18 of 20 people found the following review helpful
Good but not her best.,
This review is from: Living With The Dead: Number 9 in series (Otherworld) (Hardcover)
I've been a fan of Kelley Armstrong's books for years but I'm sad to say that this book is not her best. It's a good book and I passed an enjoyable evening curled up on the sofa reading this but it doesn't come up to the extremely high standards which she has set in so many of her previous books.
In 'Living with the Dead' Hope Adams (and her boyfriend Karl Marsten) is in L.A. temporarily on assignment for work, but she also there to check up on her friend Robyn Peltier who's husband was killed a few months previously. When one of Robyn's clients is murdered and Robyn becomes the prime suspect after fleeing the scene of the murder, Hope and Karl try to clear her name. Also trying to find Robyn is homicide detective John Findlay (Finn) who happens to be a necromancer. Finn is being helped track Robyn down and solve the murder by the ghost of Robyn's dead husband Damon. (I love this idea - a necromancer solving crimes with the help of a ghost sidekick!)
Robyn, Finn and Damon are interesting characters and good additions to this series, but with so many other characters center stage you never get to know any of them very well. This leads on to my first problem with this book, which is the number of point of views that are used to tell the story (Hope, Robyn, Finn, Adele, Colm). I felt that this made the story a bit too disjointed hopping from one person to another every other chapter. In her earlier books the story is told far more from one or two characters perspectives and you get to know the characters in far more depth. I've not been able to warm to Hope as much as to previous characters and I think it's partially because of the constant switching perspectives that have been used in the books which feature her.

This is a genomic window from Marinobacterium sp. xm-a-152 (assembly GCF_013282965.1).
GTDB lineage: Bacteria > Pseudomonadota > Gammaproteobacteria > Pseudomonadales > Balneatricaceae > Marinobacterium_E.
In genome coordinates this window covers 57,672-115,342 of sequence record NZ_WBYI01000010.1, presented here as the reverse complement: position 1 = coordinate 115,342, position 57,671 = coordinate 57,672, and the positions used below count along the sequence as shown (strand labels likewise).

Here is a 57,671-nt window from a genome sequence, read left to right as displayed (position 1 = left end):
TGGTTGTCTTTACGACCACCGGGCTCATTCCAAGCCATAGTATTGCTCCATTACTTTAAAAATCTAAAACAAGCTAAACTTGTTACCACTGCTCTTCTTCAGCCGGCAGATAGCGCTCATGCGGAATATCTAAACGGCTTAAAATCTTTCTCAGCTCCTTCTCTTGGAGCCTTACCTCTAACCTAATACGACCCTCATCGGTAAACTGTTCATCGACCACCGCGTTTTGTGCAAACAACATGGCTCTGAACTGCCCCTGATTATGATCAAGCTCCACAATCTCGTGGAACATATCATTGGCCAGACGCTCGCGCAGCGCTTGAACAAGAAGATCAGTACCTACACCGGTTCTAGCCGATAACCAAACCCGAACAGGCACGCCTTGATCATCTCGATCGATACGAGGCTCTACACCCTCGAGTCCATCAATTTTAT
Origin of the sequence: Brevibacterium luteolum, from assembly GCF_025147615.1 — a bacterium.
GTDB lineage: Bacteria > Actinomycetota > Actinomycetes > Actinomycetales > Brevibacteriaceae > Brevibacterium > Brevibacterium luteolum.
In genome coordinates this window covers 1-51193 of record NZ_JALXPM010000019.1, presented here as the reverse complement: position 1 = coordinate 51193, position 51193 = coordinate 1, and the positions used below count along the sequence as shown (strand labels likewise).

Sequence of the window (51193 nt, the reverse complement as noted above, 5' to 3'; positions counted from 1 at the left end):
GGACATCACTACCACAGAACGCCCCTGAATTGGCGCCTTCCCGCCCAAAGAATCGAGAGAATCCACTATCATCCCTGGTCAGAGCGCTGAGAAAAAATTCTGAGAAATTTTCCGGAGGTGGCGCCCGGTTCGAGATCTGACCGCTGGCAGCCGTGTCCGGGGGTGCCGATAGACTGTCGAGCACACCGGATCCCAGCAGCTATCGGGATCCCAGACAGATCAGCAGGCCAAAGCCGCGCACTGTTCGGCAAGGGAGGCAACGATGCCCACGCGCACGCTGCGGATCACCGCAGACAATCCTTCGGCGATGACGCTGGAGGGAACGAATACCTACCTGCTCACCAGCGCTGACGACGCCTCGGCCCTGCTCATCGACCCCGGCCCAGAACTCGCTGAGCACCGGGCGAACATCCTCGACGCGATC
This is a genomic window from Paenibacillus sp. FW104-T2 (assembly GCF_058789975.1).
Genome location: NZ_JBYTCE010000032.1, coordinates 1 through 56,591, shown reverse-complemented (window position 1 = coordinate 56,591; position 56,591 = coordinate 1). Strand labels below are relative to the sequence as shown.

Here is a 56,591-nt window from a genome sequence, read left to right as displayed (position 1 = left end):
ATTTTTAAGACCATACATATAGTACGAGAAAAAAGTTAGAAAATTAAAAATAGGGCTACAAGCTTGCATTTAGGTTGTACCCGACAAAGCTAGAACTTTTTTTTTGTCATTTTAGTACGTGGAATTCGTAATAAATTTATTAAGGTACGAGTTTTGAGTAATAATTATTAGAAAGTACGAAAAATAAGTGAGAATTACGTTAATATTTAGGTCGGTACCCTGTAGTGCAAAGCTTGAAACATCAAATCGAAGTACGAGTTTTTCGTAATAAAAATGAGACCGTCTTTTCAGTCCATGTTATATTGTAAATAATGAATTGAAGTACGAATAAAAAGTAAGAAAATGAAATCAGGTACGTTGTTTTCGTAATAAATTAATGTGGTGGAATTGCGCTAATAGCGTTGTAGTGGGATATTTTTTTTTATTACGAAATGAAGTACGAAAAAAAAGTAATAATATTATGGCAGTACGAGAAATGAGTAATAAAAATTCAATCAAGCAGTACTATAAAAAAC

My other problem with this book is the villain of the piece, yes she comes across as ruthless and manipulative and generally nasty but not terribly scary all things considered, and not really big and bad enough to be the major villain in a supernatural story. Maybe this was a conscious decision - that because the main character Robyn is human the supernatural baddies actions have to be scaled down more appropriately to something potentially just an everyday human criminal.
Despite the faults i've mentioned this is a good book and if you're a fan of the series already like me then you will probably enjoy it too. If you haven't read anything by Kelley Armstrong before I'd recommend that you start with Bitten and work your way through the series.